Faithfulness and betrayal go hand in hand. If we claim any kinship with Peter, we have to claim a kinship with Judas too.
But, after confronting all my denials – because the string of epithets I gave that woman on the street was not my only betrayal this week – I didn’t kill myself. Judas did. For whatever reason he was not able to take the burden of his life — filled with contradictions and cares, like we all have – to Jesus. If you’ll notice in your reading of Matthew, Peter called Jesus Lord, all the disciples did… except Judas who called him Rabbi. Judas didn’t believe Jesus was the messiah, and didn’t believe that he had the power to forgive sins. God’s mercy was as available to Judas as it is to any of us, but Judas couldn’t see it.
Peter, on the other hand, also betrayed Jesus. Peter betrayed Jesus three times, once with cursing! The difference was that Peter was able to take his conflicted life and failed faithfulness to Jesus and find forgiveness.
Lent is all but over. You may have lived a perfectly holy life these last six weeks. I hope you did. I’m glad for you. But, if you are like me – and some of you are – there has been failure. I shared one of mine, but there are others. Maybe you’ve had some too. You don’t have to tell me about your failures. But, before we get into the full swing of Holy Week and the triduum, take some time to tell Jesus. You don’t have to carry the weight of your own contradictions and complexities alone, you need not exile yourself from the alleluias because of a failure or three. You are in the good company of all the saints, all of whom were sinners too.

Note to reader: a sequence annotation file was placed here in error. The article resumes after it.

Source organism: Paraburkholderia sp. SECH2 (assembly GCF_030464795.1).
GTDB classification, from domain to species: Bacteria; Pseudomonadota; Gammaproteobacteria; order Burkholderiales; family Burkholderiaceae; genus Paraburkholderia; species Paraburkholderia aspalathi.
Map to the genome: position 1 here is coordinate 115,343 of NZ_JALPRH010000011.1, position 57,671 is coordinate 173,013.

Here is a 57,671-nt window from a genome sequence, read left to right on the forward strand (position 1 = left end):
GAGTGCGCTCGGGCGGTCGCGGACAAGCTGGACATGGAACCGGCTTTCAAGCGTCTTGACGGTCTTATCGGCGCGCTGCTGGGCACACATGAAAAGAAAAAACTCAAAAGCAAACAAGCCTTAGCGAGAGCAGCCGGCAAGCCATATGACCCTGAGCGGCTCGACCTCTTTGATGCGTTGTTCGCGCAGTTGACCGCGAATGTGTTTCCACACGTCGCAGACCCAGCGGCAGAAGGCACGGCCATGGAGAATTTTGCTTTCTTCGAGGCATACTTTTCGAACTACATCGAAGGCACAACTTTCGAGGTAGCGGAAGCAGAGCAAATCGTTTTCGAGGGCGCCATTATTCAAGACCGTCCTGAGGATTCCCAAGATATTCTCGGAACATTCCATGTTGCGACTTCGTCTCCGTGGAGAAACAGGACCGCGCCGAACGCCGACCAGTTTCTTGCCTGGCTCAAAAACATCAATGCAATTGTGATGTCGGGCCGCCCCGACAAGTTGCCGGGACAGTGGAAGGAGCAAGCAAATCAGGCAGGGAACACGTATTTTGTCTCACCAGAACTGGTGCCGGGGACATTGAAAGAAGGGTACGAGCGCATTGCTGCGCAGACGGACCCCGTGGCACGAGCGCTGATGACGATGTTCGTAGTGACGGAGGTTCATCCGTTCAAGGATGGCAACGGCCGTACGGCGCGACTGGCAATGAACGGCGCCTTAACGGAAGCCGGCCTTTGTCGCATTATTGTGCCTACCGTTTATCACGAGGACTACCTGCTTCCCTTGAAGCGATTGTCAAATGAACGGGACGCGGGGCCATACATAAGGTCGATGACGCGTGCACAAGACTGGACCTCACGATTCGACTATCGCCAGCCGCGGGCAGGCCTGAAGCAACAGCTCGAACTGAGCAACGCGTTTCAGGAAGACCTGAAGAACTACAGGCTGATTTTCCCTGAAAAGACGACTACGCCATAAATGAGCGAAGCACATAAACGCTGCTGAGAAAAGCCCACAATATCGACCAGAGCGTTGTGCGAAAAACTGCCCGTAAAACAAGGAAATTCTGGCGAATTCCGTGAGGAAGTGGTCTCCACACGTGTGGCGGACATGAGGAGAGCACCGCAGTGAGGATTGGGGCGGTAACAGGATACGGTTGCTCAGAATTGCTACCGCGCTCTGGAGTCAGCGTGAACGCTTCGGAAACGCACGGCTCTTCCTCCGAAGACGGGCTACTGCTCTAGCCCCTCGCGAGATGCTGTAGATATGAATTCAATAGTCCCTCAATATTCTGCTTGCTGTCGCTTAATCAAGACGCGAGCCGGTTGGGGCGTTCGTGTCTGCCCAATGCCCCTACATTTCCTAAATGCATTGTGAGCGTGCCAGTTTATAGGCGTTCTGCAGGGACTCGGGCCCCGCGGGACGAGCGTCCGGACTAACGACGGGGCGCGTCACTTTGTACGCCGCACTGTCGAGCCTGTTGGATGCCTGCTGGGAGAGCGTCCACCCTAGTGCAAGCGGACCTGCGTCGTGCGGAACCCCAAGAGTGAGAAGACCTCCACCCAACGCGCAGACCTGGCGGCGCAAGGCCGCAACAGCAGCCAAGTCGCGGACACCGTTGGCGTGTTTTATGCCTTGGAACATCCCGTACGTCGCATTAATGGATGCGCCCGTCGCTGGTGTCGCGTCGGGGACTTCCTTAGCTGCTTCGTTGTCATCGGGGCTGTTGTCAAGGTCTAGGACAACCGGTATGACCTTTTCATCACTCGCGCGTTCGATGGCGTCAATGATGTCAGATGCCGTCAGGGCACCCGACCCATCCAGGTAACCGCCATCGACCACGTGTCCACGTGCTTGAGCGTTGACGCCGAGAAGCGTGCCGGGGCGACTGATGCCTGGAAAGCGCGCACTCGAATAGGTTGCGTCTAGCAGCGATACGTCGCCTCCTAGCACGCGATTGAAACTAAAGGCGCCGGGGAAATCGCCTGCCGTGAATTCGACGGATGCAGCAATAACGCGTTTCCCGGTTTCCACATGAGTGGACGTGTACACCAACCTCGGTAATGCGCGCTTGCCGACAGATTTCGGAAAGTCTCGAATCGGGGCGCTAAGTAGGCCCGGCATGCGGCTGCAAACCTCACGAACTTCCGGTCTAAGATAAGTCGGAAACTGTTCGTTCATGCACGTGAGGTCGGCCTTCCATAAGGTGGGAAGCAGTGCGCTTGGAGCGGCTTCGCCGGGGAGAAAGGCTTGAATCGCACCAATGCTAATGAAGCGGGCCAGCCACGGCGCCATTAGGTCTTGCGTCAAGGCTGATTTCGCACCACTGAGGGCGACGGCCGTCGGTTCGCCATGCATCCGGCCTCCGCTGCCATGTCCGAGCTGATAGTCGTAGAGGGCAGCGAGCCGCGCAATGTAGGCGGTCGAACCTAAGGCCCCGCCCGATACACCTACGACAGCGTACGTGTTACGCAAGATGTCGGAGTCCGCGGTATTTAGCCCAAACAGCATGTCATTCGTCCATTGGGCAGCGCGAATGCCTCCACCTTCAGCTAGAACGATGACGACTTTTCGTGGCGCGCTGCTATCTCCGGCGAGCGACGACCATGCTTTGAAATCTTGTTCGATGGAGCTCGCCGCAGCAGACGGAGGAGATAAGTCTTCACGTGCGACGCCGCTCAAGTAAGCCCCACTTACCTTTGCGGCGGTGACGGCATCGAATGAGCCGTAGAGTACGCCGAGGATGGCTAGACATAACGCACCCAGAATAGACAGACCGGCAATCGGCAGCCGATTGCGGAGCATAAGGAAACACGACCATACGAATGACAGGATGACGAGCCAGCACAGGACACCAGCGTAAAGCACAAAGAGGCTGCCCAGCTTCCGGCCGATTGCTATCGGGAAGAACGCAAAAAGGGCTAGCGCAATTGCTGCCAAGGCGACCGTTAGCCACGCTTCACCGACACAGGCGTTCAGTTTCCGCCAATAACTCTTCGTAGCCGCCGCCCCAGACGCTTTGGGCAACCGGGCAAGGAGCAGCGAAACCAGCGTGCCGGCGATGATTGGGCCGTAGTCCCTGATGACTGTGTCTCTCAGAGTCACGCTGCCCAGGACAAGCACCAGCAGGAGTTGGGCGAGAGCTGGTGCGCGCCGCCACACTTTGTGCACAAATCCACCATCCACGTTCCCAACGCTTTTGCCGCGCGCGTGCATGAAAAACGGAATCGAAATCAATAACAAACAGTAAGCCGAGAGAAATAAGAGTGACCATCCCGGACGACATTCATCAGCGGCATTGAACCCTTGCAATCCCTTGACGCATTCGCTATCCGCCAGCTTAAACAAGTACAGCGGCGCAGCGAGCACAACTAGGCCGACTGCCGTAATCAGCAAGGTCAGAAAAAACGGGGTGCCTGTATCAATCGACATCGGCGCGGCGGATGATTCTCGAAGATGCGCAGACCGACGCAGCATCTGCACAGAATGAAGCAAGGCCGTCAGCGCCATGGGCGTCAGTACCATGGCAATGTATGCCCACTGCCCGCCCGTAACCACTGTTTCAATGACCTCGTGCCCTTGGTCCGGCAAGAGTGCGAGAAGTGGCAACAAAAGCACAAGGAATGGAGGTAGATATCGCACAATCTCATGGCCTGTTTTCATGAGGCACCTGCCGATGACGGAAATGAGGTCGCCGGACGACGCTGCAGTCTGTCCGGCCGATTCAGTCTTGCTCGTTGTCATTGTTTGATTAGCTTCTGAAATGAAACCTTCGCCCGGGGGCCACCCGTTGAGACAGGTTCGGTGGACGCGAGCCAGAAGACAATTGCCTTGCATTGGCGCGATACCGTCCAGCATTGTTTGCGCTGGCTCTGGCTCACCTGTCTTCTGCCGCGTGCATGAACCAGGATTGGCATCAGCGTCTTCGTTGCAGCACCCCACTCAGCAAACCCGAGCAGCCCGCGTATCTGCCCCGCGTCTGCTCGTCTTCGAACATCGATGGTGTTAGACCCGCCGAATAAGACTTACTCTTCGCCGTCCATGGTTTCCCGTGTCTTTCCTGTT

Try to imagine how Peter must have felt when he knew he was forgiven? What a relief, what a joy that must have been!
Imagine how Judas might have felt if he could have experienced forgiveness.
And, what about you? What will you do with the freedom you gain in forgiveness? How will you rejoice in knowing that God’s mercy is heaped up in your favor? Oh, the glory… It is not yet Holy Week, but I can already see a little Easter!
Linda McMillan lives in Yangzhong, China – Home of the Pufferfish, and some really bad drivers.
Some Notes of Possible Interest
In the interest of fair play, here’s an actual Palm Sunday joke:
It was Palm Sunday but because of a sore throat, 5 year old Sammy stayed home from church with a babysitter. When the family returned home, they were carrying several palm fronds. Sammy inquired as to what they were for. ‘People held them over Jesus’ head as he walked by,’ his father responded.
‘Wouldn’t you just know it?’ Sammy complained, ‘the one Sunday I don’t go and he shows up.’
You can see a list of all the saints named Peter here.
In counting the things that Peter is patron saint of I count Feet Problems and Foot Problems as one thing. You may wish to count differently. The list is here.
You can read about the popularity of the name Peter here.
You can see some statistics on the name Judas here.
Judas was a common name during the time of Jesus. The writer of John14:22 speaks of a man named Judas, and he is careful to point out that it is not Judas Iscariot. The name Iscariot may have meant that Judas was a member of the sicarii, a political element with violent overtones. It more likely refers to the town he was from: Qeriot.
Judas’s betrayal was predicted in Matthew 26:21… And as they did eat, he said, Verily I say unto you, that one of you shall betray me. (Also, Luke 22:1-5)
Peter’s betrayal was predicted in Matthew 26:34… Jesus said unto him, Verily I say unto thee, that this night, before the cock crow, thou shalt deny me thrice. (Also, Luke 22:57-62)
James 3:10… And so blessing and cursing come pouring out of the same mouth. Surely, my brothers and sisters, this is not right!